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If I have a function call wrapped in Dynamic can I make one or more of the parameters in the call non-dynamic?

i.e. I would like to make diskcx and diskcy in the following snippet be unaffected by changes in their values after the call while making the output of colorer and the value of rectangleCoordinates dynamic:

...Graphics[ {Dynamic[colorer[ rectangleCoordinates, {radius + diskcx, diskcy}, .4 radius]], Disk[{radius + diskcx, diskcy}, .4 radius]....

Edit: As requested, here is the relatively large block of code the problem is concerned with. Of note is that: rectangleCoordinates refers to a set of rectangles that can pass over a disk to change its color;colorer[rectangles_,center_,radius_] is a function whose output is a color that depends on whether a rectangle passes over the disk defined by the center and radius that are given as parameters; the radius variable is defined outside the module; and of course as a precondition amount_ is never greater than 5.

    diskGenerator[amount_, space_] := 
    Module[{z = 1, listx, listy, positionx, positiony, diskcx, diskcy, 
    intervals = space/11, disks = {}},
    listx = {1, 3, 5, 7, 9};
    listy = {1, 2, 3, 7, 8, 9, 10};
    For[z = 1, z <= amount, z++,
      positionx = RandomChoice[listx];
      positiony = RandomChoice[listy];
      listx = DeleteCases[listx, positionx];
      (*listy=DeleteCases[listy,positiony];*)
      diskcx = positionx*intervals;
      diskcy = positiony*intervals;
      disks = 
      AppendTo[disks,

      Graphics[{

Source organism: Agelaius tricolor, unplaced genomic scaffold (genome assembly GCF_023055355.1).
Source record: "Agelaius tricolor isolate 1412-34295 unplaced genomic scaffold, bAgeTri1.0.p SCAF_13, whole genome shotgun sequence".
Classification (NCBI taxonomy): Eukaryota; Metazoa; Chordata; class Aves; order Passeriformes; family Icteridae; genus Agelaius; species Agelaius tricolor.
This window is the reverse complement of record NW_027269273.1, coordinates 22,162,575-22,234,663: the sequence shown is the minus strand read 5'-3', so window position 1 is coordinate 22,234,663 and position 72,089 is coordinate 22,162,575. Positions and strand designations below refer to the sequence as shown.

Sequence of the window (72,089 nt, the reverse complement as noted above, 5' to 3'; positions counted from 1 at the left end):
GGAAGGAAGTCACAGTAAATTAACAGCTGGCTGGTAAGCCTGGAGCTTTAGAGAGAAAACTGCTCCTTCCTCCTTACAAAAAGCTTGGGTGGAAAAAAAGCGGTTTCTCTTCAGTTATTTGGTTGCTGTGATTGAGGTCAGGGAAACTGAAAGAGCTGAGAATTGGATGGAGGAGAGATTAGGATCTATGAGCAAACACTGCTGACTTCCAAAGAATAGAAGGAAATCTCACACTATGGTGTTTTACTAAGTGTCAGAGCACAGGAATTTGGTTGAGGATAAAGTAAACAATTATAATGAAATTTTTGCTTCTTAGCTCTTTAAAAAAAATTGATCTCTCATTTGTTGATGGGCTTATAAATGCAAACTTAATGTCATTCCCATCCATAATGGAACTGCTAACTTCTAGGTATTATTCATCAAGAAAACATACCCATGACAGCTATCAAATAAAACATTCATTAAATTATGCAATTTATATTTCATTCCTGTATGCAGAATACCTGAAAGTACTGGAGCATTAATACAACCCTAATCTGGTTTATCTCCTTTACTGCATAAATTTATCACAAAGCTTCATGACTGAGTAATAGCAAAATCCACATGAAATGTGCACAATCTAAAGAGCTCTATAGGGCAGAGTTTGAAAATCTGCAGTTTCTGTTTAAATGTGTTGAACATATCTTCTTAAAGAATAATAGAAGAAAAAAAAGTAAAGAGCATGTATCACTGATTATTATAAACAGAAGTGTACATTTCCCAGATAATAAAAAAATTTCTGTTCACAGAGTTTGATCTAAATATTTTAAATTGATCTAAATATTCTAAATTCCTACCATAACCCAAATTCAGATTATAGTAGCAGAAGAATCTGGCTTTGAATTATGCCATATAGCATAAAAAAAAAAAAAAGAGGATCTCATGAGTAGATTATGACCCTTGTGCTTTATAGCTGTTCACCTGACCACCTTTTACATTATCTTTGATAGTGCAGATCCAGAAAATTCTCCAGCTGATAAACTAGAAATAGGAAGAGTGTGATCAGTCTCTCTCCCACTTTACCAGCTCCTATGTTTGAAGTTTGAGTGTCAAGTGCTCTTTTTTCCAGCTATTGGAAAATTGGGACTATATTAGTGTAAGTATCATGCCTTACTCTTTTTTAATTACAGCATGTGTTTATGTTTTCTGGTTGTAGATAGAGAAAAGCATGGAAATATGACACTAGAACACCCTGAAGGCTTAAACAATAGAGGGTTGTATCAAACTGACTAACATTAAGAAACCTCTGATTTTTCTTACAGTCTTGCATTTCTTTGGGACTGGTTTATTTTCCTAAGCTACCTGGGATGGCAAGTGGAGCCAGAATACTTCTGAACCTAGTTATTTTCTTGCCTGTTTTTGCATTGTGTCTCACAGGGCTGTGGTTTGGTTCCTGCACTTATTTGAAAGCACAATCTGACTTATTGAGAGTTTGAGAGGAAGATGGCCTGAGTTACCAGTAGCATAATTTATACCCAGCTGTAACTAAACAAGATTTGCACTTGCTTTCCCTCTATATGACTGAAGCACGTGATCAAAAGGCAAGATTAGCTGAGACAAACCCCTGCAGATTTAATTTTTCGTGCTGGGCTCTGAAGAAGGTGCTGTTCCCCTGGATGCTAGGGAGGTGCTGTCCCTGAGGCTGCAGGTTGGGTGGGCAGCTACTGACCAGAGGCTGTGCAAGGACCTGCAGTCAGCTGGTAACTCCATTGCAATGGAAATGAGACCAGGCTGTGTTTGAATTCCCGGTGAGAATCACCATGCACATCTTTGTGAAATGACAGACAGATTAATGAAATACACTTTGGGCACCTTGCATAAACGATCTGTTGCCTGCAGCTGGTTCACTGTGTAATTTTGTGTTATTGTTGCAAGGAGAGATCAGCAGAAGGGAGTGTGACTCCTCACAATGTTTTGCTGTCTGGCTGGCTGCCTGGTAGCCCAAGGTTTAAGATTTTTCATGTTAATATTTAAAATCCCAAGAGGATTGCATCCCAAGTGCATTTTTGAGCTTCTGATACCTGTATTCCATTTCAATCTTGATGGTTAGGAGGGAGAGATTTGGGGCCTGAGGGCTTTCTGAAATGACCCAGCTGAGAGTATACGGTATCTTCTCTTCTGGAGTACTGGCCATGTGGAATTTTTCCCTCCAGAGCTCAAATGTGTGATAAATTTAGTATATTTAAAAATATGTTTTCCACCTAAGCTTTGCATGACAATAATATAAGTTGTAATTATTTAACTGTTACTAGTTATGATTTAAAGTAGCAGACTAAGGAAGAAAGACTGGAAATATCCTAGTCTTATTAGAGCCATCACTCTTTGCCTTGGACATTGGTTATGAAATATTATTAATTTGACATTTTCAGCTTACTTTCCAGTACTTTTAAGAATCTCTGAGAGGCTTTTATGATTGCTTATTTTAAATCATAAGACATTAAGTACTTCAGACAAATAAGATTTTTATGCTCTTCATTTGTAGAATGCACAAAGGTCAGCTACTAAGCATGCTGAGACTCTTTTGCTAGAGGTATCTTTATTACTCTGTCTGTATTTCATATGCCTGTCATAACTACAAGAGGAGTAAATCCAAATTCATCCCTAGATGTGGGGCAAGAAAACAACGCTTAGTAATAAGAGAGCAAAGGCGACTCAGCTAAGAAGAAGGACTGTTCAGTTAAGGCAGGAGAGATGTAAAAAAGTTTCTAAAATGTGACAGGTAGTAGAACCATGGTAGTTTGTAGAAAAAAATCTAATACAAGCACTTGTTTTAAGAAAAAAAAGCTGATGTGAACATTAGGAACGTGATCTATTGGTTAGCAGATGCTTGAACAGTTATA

Dynamic[colorer[rectangleCoordinates, {radius + diskcx, diskcy}, .4 radius]], 
        Disk[{radius + diskcx, diskcy}, .4 radius],

        Dynamic[colorer[rectangleCoordinates, {.5 radius + diskcx, Sqrt[3]/2 radius + diskcy}, .4 radius]], 
        Disk[{.5 radius + diskcx, Sqrt[3]/2 radius + diskcy}, .4 radius],

        Dynamic[colorer[rectangleCoordinates, {-.5 radius + diskcx, Sqrt[3]/2 radius + diskcy}, .4 radius]], 
        Disk[{-.5 radius + diskcx, Sqrt[3]/2 radius + diskcy}, .4 radius],

        Dynamic[colorer[rectangleCoordinates, {-radius + diskcx, diskcy}, .4 radius]], 
        Disk[{-radius + diskcx, diskcy}, .4 radius],

        Dynamic[colorer[rectangleCoordinates, {-.5 radius + diskcx, -(Sqrt[3]/2) radius + diskcy}, .4 radius]], 
        Disk[{-.5 radius + diskcx, -(Sqrt[3]/2) radius + diskcy}, .4 radius],

        Dynamic[colorer[rectangleCoordinates, {.5 radius + diskcx, -(Sqrt[3]/2) radius + diskcy}, .4 radius]],
        Disk[{.5 radius + diskcx, -(Sqrt[3]/2) radius + diskcy}, .4 radius],

        Dynamic[colorer[rectangleCoordinates, {diskcx, diskcy}, .5 radius]], 
        Disk[{diskcx, diskcy}, .5 radius]
      }]
      ]
    ];
    Return[disks]
    ];

I'm thinking I should just create a List of diskcx and diskcy values that the function would refer to just to avert the problem, but if this solution seems unsound I would be happy to read others. Thanks for your time, in any case.

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Please post more of your code so we can see how these variables are filled, and be able to determine how to provide the best solution. –  R Hall May 6 '12 at 2:14
    
I did as you asked. If it's still overly vague, please let me know. –  Tips McGee May 6 '12 at 4:02
1  
In the function above colorer uses input called rectangles, but rectangleCoordinates is the variable called in the function diskGenerator. Also the variable intervals should be defined outside the module variable list since it takes input from space. The two variables mentioned are not included in the Dynamic calculation but appear only as input to the Dynamic, so your problem is not there but with the colorer function and the way it's called. Where does the input for the variable radius come from? –  R Hall May 6 '12 at 12:55